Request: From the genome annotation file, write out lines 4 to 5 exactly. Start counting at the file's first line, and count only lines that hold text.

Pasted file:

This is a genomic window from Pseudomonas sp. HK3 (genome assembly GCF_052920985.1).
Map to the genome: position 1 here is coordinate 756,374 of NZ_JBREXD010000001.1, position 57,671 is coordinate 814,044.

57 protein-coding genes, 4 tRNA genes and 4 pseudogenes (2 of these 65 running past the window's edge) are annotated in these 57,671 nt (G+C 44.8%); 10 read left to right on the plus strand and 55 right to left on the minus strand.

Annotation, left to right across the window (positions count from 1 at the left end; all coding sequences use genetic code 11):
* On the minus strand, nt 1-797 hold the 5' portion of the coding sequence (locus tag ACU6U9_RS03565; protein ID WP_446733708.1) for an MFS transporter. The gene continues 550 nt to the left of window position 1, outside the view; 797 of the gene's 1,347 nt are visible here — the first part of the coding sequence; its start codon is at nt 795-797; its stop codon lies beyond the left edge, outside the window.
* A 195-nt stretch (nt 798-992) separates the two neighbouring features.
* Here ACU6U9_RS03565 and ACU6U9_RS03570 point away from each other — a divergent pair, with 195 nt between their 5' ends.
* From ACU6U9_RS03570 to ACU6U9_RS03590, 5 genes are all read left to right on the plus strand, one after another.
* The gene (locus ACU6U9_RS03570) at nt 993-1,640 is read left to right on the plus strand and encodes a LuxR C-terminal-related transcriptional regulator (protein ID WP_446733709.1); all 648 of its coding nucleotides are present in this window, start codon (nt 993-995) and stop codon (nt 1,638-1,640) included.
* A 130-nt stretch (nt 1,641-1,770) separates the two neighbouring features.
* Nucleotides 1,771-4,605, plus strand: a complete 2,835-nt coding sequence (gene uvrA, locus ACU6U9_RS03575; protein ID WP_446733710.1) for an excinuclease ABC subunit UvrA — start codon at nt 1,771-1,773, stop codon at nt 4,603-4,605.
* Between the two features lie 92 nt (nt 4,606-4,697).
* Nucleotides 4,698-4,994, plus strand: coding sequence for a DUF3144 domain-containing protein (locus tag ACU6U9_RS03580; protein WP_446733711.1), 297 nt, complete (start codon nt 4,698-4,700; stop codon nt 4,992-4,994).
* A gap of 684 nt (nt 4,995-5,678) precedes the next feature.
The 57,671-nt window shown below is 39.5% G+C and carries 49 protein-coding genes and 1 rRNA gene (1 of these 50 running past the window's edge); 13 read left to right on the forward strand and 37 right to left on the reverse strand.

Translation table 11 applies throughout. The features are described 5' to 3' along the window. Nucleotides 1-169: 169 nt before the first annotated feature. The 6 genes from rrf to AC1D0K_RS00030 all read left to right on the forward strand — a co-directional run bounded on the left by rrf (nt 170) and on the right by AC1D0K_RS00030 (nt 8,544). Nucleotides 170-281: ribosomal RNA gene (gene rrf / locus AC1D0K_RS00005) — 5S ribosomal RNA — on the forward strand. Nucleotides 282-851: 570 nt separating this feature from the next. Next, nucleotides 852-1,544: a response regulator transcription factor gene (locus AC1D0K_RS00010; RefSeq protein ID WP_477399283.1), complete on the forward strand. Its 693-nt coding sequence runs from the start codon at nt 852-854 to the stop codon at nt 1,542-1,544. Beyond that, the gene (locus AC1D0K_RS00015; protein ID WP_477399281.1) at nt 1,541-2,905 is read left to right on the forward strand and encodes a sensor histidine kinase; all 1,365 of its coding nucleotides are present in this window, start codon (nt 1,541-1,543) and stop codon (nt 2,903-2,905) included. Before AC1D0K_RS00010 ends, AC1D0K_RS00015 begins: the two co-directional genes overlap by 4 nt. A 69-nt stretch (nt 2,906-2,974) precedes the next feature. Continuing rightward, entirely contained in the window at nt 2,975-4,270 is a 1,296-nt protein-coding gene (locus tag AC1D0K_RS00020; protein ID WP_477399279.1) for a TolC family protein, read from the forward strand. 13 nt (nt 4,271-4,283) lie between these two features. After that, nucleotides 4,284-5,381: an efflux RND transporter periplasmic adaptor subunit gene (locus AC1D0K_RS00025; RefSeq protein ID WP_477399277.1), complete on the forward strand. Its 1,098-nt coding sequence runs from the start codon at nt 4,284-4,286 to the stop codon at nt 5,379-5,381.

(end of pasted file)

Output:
Annotation, left to right across the window (positions count from 1 at the left end; all coding sequences use genetic code 11):
* On the minus strand, nt 1-797 hold the 5' portion of the coding sequence (locus tag ACU6U9_RS03565; protein ID WP_446733708.1) for an MFS transporter. The gene continues 550 nt to the left of window position 1, outside the view; 797 of the gene's 1,347 nt are visible here — the first part of the coding sequence; its start codon is at nt 795-797; its stop codon lies beyond the left edge, outside the window.